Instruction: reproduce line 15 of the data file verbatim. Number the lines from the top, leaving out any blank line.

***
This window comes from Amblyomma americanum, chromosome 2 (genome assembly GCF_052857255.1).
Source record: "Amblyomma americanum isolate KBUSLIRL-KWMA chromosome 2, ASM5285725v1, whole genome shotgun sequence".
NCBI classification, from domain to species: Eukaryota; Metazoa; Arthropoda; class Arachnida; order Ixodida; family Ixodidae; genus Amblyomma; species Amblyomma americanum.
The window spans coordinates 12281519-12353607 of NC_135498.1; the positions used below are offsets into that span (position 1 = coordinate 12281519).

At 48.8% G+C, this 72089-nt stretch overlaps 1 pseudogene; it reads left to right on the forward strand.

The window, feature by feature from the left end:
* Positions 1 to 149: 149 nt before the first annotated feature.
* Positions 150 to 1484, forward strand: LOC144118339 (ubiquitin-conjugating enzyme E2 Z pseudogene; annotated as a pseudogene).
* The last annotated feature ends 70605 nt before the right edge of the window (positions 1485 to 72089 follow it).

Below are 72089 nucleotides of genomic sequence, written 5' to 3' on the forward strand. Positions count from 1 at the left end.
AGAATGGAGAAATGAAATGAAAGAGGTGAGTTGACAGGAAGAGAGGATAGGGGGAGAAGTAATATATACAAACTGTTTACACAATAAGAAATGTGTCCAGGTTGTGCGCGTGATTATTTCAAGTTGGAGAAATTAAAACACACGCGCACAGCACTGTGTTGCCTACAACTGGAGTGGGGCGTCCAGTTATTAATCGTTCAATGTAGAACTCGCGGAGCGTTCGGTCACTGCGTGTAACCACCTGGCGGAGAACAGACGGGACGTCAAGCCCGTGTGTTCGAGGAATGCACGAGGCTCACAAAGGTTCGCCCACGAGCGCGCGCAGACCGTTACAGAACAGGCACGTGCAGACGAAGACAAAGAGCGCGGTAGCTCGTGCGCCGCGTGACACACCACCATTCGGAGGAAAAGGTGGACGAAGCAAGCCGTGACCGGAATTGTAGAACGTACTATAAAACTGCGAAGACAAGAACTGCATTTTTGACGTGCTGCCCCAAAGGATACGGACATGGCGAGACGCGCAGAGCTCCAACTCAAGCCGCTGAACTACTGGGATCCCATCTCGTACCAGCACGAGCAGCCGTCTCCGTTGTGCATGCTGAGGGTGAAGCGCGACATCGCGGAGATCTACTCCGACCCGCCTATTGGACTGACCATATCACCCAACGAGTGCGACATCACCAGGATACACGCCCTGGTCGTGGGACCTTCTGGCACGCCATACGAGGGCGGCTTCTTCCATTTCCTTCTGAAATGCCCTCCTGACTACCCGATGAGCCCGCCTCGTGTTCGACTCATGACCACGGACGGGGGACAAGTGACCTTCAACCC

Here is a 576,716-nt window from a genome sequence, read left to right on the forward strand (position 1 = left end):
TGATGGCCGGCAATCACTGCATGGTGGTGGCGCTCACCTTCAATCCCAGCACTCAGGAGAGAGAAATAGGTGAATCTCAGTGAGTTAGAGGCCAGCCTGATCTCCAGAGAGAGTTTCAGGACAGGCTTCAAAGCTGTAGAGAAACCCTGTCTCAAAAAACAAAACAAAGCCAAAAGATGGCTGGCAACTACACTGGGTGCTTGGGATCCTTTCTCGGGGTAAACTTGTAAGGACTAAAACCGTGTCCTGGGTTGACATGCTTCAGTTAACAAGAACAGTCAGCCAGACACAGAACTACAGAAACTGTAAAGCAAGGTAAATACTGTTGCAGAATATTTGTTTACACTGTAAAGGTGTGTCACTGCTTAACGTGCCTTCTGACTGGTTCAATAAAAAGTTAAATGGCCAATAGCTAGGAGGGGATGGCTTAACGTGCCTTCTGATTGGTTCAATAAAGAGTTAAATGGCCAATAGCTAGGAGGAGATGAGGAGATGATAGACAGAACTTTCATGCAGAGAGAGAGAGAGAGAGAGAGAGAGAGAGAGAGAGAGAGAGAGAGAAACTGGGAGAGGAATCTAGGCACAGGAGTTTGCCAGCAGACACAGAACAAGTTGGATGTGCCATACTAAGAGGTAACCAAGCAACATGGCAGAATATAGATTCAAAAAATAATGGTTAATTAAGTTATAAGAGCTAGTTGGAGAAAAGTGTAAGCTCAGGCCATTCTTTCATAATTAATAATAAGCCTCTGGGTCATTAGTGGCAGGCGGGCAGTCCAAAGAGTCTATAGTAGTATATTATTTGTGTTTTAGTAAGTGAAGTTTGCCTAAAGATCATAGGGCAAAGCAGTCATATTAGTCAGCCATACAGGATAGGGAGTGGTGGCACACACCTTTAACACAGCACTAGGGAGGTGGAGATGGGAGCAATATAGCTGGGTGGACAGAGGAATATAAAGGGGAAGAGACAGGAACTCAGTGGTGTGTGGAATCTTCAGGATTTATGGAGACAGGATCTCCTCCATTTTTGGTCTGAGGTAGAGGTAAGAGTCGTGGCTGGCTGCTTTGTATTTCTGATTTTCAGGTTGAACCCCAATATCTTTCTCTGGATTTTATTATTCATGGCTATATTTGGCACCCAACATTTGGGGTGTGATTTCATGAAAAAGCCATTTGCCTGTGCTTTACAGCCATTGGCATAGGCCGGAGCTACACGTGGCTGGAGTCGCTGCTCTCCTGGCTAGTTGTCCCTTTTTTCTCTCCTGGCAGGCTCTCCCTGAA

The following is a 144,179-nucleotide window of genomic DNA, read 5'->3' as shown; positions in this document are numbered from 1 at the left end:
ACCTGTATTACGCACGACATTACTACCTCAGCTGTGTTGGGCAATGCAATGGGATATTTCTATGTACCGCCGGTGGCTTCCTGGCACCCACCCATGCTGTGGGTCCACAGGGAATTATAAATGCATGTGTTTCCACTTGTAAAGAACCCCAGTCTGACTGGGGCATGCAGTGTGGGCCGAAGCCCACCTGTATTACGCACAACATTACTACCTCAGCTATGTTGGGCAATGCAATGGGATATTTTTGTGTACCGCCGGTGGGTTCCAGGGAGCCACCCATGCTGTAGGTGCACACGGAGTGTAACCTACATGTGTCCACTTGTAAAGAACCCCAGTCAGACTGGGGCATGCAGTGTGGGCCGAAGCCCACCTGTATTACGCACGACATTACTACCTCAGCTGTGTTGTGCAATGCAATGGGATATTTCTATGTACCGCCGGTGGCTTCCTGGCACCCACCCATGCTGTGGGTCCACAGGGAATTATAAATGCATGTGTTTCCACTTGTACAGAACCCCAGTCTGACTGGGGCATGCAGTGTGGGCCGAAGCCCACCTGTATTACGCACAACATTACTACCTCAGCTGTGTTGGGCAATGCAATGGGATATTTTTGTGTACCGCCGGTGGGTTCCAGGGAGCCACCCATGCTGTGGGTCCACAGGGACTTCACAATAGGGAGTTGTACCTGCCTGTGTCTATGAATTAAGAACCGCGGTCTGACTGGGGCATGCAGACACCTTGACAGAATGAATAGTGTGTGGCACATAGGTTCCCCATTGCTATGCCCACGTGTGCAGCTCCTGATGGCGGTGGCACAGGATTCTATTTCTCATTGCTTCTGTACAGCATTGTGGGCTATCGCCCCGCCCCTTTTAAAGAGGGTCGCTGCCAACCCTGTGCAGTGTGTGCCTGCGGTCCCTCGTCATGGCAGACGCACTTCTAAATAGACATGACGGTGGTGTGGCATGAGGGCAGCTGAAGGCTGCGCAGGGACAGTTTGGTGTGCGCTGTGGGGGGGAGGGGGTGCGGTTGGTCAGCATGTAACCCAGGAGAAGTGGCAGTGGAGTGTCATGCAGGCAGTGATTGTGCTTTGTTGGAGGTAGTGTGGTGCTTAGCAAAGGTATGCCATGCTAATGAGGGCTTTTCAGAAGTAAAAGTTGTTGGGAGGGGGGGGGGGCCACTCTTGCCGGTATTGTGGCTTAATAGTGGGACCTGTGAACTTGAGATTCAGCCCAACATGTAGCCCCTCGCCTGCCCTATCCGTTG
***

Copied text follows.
ACCTGTATTACGCACGACATTACTACCTCAGCTGTGTTGGGCAATGCAATGGGATATTTCTATGTACCGCCGGTGGCTTCCTGGCACCCACCCATGCTGTGGGTCCACAGGGAATTATAAATGCATGTGTTTCCACTTGTAAAGAACCCCAGTCTGACTGGGGCATGCAGTGTGGGCCGAAGCCCACCTGTATTACGCACAACATTACTACCTCAGCTATGTTGGGCAATGCAATGGGATATTTTTGTGTACCGCCGGTGGGTTCCAGGGAGCCACCCATGCTGTAGGTGCACACGGAGTGTAACCTACATGTGTCCACTTGTAAAGAACCCCAGTCAGACTGGGGCATGCAGTGTGGGCCGAAGCCCACCTGTATTACGCACGACATTACTACCTCAGCTGTGTTGTGCAATGCAATGGGATATTTCTATGTACCGCCGGTGGCTTCCTGGCACCCACCCATGCTGTGGGTCCACAGGGAATTATAAATGCATGTGTTTCCACTTGTACAGAACCCCAGTCTGACTGGGGCATGCAGTGTGGGCCGAAGCCCACCTGTATTACGCACAACATTACTACCTCAGCTGTGTTGGGCAATGCAATGGGATATTTTTGTGTACCGCCGGTGGGTTCCAGGGAGCCACCCATGCTGTGGGTCCACAGGGACTTCACAATAGGGAGTTGTACCTGCCTGTGTCTATGAATTAAGAACCGCGGTCTGACTGGGGCATGCAGACACCTTGACAGAATGAATAGTGTGTGGCACATAGGTTCCCCATTGCTATGCCCACGTGTGCAGCTCCTGATGGCGGTGGCACAGGATTCTATTTCTCATTGCTTCTGTACAGCATTGTGGGCTATCGCCCCGCCCCTTTTAAAGAGGGTCGCTGCCAACCCTGTGCAGTGTGTGCCTGCGGTCCCTCGTCATGGCAGACGCACTTCTAAATAGACATGACGGTGGTGTGGCATGAGGGCAGCTGAAGGCTGCGCAGGGACAGTTTGGTGTGCGCTGTGGGGGGGAGGGGGTGCGGTTGGTCAGCATGTAACCCAGGAGAAGTGGCAGTGGAGTGTCATGCAGGCAGTGATTGTGCTTTGTTGGAGGTAGTGTGGTGCTTAGCAAAGGTATGCCATGCTAATGAGGGCTTTTCAGAAGTAAAAGTTGTTGGGAGGGGGGGGGGGCCACTCTTGCCGGTATTGTGGCTTAATAGTGGGACCTGTGAACTTGAGATTCAGCCCAACATGTAGCCCCTCGCCTGCCCTATCCGTTG